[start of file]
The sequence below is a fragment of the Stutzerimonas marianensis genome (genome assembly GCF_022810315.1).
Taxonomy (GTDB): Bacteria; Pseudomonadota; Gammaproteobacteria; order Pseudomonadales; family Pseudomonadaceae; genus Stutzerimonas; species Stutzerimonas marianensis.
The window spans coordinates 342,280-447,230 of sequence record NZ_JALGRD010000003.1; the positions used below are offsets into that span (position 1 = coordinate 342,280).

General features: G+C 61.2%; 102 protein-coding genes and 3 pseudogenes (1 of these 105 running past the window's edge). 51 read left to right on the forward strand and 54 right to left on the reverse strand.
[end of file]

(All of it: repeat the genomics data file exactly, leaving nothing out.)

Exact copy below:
The sequence below is a fragment of the Stutzerimonas marianensis genome (genome assembly GCF_022810315.1).
Taxonomy (GTDB): Bacteria; Pseudomonadota; Gammaproteobacteria; order Pseudomonadales; family Pseudomonadaceae; genus Stutzerimonas; species Stutzerimonas marianensis.
The window spans coordinates 342,280-447,230 of sequence record NZ_JALGRD010000003.1; the positions used below are offsets into that span (position 1 = coordinate 342,280).

General features: G+C 61.2%; 102 protein-coding genes and 3 pseudogenes (1 of these 105 running past the window's edge). 51 read left to right on the forward strand and 54 right to left on the reverse strand.